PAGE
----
Hello, I let a message here about the word conver but since it is recommended to let a message here as well, so here it is. Pamputt (talk) 12:54, 2 November 2017 (UTC)

Isn't it a typo for cover? --Barytonesis (talk) 13:00, 2 November 2017 (UTC)
Who knows? I have no idea. Yeah, you're right. DonnanZ (talk) 17:41, 2 November 2017 (UTC)


"A pipe connecting the drain to the gutter." I assume this means a roof gutter downpipe or downspout, but what about other forms of drainpipe, e.g. from a bath or kitchen sink, or are they always known as waste pipes? DonnanZ (talk) 17:31, 2 November 2017 (UTC)

  • Here in the UK, a "drainpipe" is a pipe from a roof gutter down the side of a building. I have never the word used to mean a waste pipe from a bath, sink or similar. I couldn't say about other English-speaking parts of the world. Mihia (talk) 23:01, 8 November 2017 (UTC)
    Yes, as far as I understand the word, it's specific to draining water away from a building, not from an appliance etc. Ƿidsiþ 13:55, 13 November 2017 (UTC)

pop socket[edit]

The term "pop socket" (variations: "popsocket", "PopSocket", "Pop Socket", etc.) appears in Google searches of years 2013 through 2017. Etymologically, the term may have originated from the name of a company that produces cell phone accessory objects call "pop sockets" (typically circular solid objects that have adhesive to stick to a cell phone to make the cell phone stand up at an angle). According to Wiktionay policy entries need to have existed for a year or more: else, their page is deleted. This term has existed for around 5 years. However, It may not be notable enough for a page. --Spunionztastic (talk) 17:54, 3 November 2017 (UTC)

We're a descriptive dictionary, so usage is the only source of notability here. In this case, pretty much all the English usage in durably-archived sources found by Google Books and Google Groups seems to be the combination of various things known by the acronym POP and the programming or electronic-hardware senses of socket, with some odds and ends of random occurrence of "pop"/"POP" and "socket(s)" next to each other. There are a couple of German references to the cellphone product and a spam-type commercial message posted to a couple of non-Usenet Google Groups, but those don't count. Some people have had luck finding things in newspapers that are durably archived, but this doesn't look that promising. Chuck Entz (talk) 20:12, 3 November 2017 (UTC)

father tongue[edit]

could an administrator create father tongue please. --2A02:2788:A4:F44:A48E:853C:8987:9F21 22:09, 3 November 2017 (UTC)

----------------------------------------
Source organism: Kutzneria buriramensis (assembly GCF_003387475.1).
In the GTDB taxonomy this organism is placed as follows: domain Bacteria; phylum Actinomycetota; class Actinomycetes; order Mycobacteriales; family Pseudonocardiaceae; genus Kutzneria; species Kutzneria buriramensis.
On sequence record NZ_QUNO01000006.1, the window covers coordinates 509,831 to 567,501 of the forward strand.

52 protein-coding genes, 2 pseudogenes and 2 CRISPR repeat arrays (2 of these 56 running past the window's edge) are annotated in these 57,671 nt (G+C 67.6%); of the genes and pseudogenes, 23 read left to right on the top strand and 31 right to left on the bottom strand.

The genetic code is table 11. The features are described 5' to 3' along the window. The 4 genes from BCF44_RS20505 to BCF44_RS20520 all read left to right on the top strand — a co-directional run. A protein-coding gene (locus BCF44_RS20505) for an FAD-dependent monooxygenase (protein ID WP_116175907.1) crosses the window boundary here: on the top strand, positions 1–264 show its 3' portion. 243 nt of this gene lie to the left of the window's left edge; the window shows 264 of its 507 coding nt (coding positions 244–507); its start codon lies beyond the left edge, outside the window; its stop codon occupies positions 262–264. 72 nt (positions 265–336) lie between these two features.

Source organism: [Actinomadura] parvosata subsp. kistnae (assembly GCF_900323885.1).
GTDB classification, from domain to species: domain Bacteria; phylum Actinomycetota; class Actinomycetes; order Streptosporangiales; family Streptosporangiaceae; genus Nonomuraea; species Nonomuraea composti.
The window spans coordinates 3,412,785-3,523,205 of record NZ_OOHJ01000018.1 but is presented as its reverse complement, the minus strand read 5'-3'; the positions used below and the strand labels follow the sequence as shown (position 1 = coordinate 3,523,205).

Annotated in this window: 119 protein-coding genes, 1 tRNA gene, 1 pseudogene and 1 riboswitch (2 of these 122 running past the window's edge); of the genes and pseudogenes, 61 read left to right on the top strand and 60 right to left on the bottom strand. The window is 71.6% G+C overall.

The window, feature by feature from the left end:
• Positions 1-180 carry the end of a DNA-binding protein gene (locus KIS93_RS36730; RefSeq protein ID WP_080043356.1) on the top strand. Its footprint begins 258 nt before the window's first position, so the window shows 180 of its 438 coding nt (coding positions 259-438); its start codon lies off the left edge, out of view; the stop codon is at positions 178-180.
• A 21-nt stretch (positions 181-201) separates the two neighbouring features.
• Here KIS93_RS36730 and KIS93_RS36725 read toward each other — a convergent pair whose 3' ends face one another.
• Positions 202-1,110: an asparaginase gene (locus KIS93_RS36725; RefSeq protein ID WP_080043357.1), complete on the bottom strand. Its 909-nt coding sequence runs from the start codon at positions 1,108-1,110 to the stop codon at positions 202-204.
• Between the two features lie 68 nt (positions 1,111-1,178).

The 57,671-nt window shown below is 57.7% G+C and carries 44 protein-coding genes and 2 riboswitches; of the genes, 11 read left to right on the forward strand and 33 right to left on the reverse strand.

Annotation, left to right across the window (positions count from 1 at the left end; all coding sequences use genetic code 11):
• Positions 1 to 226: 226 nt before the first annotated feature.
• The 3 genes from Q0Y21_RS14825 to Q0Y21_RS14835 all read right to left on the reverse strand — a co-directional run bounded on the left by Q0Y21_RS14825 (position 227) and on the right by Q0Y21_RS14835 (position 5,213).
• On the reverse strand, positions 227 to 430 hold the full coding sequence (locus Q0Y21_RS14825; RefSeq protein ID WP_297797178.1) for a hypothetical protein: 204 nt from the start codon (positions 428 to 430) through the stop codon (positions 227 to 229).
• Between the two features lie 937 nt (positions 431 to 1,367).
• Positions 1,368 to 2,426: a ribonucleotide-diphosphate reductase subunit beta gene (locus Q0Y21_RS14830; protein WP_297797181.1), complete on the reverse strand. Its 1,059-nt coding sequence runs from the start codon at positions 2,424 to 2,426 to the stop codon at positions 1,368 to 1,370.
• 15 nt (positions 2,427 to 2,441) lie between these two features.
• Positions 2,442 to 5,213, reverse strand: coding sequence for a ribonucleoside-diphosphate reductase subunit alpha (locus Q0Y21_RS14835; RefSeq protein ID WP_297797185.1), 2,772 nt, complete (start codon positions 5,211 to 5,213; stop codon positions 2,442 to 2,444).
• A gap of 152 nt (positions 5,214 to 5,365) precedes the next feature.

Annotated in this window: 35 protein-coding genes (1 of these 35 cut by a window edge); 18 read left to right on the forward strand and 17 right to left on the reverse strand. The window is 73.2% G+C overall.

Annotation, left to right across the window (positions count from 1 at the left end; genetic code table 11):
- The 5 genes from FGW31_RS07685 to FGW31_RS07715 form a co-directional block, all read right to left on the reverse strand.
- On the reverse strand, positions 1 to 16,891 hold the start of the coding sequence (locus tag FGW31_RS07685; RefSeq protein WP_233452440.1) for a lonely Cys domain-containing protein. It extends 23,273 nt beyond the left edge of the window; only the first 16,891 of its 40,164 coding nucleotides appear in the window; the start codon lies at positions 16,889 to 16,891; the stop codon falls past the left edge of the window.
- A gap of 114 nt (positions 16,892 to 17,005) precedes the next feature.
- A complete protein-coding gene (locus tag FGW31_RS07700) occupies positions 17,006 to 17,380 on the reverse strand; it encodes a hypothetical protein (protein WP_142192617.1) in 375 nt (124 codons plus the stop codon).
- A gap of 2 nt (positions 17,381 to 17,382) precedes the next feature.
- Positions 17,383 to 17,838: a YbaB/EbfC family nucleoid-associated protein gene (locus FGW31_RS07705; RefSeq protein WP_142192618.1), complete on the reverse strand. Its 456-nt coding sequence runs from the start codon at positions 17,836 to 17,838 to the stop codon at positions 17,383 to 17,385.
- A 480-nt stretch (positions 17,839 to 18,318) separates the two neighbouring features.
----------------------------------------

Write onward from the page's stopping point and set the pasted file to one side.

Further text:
Place for the request: WT:Requested entries (English)#F. - 06:35, 13 November 2017 (UTC)

love the sinner, hate the sin[edit]

I created the page "love the sinner, hate the sin" but need help on improvements. I felt that citations are unnecessary unless I'm told otherwise; the phrase has been often used. --George Ho (talk) 22:39, 3 November 2017 (UTC)

It seems SoP (ie, sum-of-parts, not an idiom, therefore not includable) as a verb. But it is often found as a kind of proverb, which would allow for inclusion IMO. DCDuring (talk) 02:35, 4 November 2017 (UTC)
I hope you don't mind, but I completely reworded it. I don't think your definition was completely neutral-POV (e.g. "what they consider a sin"), and it didn't capture the sense of the word as a Christian would use it. My definition may be slightly wordy, so you are welcome to improve upon it, but be wary of implying anything that isn't actually part of the meaning of the phrase as it's used. Andrew Sheedy (talk) 05:38, 11 November 2017 (UTC)

Etymology : CARTAGENA - Province of Spain - name used in Spain and most former colonies of Spain.[edit]

As Cartagena is being traduced, most people go for the name "New Carthago", as eg. New York, New Jersey, etc., meaning a copy of a city in the colonisator's country. The history of Cartagena - Spain might be quite similar as being the "New" edition of an existing name in the country of origin. The name "Cartagena" does refer to Carthago as the main base of Cartagenian identity. The term "gena" though does not refer to what we call "new"." "Gena" refers to "gender" with all its origines and derivatives as "genus", "generous", "gens" (French),"gentes" Spanish),"general","Genesis" (Meaning Birth). "Gender" was used to indicate "sex" in <15th century England. "Gender" means "blood related", can be a man, a woman, a son, a daughter, a nephew, etc. ... and sometimes a whole Nation was identified by the same "Gender". As "Gender" can be translated into "Family", the name "Cartagena does not mean "New Carthago" but "from Carthagian gender - Carthagian family", as Romans called "Cartagena". All peoples around the Mediterranean some 2200 years ago identified themselve as member of the gender Julii as Julius Ceasar, or the gender Gracchi as Tiberius Grachus, or the gender Skipii as Skipio Africanus, etc. ... Your position in Roman Society was all dependant of the fame or infame your family collected during the past history. Member of the Julii family, the Grachi family, the Skipii famili, and ergo, the Cartagenian familie which gave its name to "CARTAGENA" instead of "NEW CARTHAGO"